His latest album Divine Tides tries to inspire listeners to look within, not elsewhere
Music is a powerful tool, says Ricky Kej, a Bengaluru-based artiste, who writes music on conservation of nature. "We remember the songs we learn in our childhood, their morals stick with us."
His 2015 album Winds of Samsara won the Grammy Award. His new album Divine Tides, composed in collaboration with Stewart Copeland, the drummer of former British-American band The Police, released on July 21, 2021. The pieces carried the message that we can combat climate change only through behavioural change — by taking incremental steps and not waiting for the government or non-profits to act. But people facing survival problems cannot worry about climate change, he tells Dakshiani Palicha in an interview. Excerpts:
Your album launched at a time when the world is witnessing extreme weather events due to climate change. Is there any song you believe fits this situation?
Climate change is the biggest existential threat the human species has encountered. I believe the only way we can actually combat or mitigate its effects is through behavioural change. I think all of us are constantly waiting for someone else — governments, inter-governmental bodies or non-governmental organisations — to bring about change. But the only way we can make any progress is by bringing about incremental changes in our own lives.
That’s what Divine Tides does: It tries to inspire us to not look elsewhere, but within ourselves.
The only song in the album that has lyrics is “I am change”, sung by singer and composer Salim Merchant. The lyrics are about a musk deer that gives off a beautiful fragrance. The deer is confused as to where this fragrance is coming from and has been searching for the source his entire life, without realising he is the source. So that song says whatever change you want to see in this world, you have to begin with yourself.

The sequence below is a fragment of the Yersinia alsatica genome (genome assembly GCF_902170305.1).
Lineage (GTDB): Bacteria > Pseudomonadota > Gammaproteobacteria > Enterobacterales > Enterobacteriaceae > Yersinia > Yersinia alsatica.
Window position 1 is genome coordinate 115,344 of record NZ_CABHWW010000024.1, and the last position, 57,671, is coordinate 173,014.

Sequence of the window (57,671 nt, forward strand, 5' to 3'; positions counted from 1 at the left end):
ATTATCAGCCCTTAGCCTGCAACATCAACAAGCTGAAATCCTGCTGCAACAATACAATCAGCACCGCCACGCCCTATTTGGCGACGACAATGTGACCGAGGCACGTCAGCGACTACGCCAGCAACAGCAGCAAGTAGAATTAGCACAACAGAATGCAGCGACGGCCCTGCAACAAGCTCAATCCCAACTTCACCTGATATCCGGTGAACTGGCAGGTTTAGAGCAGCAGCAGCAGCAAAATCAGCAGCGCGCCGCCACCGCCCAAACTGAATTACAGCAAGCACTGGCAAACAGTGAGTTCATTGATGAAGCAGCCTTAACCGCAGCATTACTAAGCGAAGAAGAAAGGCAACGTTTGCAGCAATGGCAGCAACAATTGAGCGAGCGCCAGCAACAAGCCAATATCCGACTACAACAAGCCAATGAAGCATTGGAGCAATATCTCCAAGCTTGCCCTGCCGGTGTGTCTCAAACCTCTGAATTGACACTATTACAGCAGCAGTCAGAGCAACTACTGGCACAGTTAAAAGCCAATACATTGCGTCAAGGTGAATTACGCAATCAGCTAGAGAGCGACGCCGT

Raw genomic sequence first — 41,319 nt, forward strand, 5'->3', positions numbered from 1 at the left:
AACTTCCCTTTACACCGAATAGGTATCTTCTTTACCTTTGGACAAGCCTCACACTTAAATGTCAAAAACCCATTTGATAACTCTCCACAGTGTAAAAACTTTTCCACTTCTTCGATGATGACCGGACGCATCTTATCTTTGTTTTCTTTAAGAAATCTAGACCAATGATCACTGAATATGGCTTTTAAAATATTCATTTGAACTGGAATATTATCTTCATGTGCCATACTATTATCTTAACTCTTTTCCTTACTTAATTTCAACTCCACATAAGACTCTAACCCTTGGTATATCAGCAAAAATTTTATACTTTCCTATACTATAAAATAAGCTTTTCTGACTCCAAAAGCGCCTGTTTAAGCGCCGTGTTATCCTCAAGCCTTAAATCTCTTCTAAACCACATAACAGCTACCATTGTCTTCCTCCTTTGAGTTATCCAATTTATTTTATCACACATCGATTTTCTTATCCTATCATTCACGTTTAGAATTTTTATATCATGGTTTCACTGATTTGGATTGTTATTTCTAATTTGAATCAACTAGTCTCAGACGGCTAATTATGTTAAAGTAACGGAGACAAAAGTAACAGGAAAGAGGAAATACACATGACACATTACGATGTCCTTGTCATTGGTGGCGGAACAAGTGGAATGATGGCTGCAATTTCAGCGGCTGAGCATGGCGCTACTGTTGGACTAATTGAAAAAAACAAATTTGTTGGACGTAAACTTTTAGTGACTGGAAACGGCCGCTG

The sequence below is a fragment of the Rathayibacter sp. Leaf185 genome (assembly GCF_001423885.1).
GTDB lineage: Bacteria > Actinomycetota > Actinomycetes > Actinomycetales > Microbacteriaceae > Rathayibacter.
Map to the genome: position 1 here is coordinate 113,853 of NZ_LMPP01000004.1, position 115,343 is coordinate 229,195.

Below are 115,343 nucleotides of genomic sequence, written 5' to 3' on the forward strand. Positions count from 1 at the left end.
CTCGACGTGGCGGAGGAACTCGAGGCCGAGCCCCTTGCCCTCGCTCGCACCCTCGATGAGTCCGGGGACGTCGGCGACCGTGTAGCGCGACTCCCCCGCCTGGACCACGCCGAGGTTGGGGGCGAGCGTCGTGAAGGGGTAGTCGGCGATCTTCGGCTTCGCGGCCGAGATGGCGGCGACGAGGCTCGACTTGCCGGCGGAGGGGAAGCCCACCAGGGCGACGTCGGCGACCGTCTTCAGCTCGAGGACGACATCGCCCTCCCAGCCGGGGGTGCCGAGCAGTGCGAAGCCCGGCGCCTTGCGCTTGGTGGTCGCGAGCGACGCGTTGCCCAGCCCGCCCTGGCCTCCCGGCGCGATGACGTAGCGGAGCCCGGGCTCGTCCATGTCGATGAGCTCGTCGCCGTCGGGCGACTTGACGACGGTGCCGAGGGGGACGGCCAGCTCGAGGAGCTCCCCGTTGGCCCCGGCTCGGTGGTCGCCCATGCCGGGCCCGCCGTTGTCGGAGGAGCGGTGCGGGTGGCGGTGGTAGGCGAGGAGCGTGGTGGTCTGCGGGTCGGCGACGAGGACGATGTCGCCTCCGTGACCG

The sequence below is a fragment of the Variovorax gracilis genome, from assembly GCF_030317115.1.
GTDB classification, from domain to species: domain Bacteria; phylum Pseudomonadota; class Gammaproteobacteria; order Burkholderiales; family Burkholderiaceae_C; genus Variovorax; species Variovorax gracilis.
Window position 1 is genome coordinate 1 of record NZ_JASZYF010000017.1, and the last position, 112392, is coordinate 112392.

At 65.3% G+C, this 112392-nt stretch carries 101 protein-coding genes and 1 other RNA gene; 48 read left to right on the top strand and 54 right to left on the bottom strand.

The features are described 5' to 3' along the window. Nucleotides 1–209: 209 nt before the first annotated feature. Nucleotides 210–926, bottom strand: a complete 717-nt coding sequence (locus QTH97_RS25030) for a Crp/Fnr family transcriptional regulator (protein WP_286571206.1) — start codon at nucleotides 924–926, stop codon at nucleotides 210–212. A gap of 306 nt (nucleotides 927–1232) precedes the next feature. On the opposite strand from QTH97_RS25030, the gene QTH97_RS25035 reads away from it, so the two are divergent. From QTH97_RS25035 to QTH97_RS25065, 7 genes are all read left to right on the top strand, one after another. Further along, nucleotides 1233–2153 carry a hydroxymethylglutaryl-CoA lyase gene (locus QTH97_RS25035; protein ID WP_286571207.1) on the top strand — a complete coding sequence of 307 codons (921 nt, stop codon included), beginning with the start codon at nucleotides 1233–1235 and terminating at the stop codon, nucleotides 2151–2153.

How did you go about recording the music videos accompanying the album?
The first video that came out was Himalayas. Just before the pandemic, the Indian army had invited me to do a full-fledged performance in Leh, at an altitude of 12,000 feet (3.65 kilometres above ground) for 10,000 soldiers.
We went there 4-5 days early to get acclimatised to the weather; this presented us an opportunity to film something over there. The song itself was incomplete but I knew that since it was a tribute to the mountains, it was important to film over there. Later, when Stewart came on, we filmed him remotely in Los Angeles, the United States and put the video together.
Another video was on the artisans of Swami Malai in Tamil Nadu, who have a 2,000-year-old tradition of casting bronze statues. One of the main ingredients in the casting process is the sand of the Cauvery riverbed. We filmed the process there. To me, it beautifully showcases an ancient tradition and reiterates the importance of the river.
Did COVID-19 affect the conceptualisation and recording of the album?
Ever since I won the Grammy in 2015 for Winds of Samsara, I’ve been looking at doing a follow-up album. During the last 5-6 years, I’ve made a lot of mental notes about the thoughts and ideas I had for different melodies and compositions.
I had a good idea of what the album should sound like as well as of my dreams and aspirations for it. But because of my intense touring schedule, it became impossible for me to find the time to record.
In 2019 alone I did 70 concerts in 13 countries, like the preceding year. So, the ideas were just in my head. When the pandemic hit in March last year, everybody was stuck at home. In our case, we were stuck in the studio. It presented us with an opportunity to get back to actually recording and completing work on the album.
How was your experience of working with Stewart Copeland?
Collaborations happen in different ways. In this particular case, I was very fortunate that Stewart absolutely loved the ideas I already had, and the music I presented to him. There was a commonality of vision.
At the same time, Stewart had a lot of his own brilliant ideas and his own ways of doing things — he wanted a lot of changes. I made a commitment to myself to explore everything he asks me to and learn as much as possible from him.
Sometimes I would not agree with the change but I would do it anyway and the results were amazing. With regard to the vision, my music is all about the environment and sustainability.
Stewart comes with a different mindset: He believes the feel and emotion behind the music are the most important. He felt that if there is an emotional impact of this music strong enough to actually inspire people towards positive impact, then the music is complete.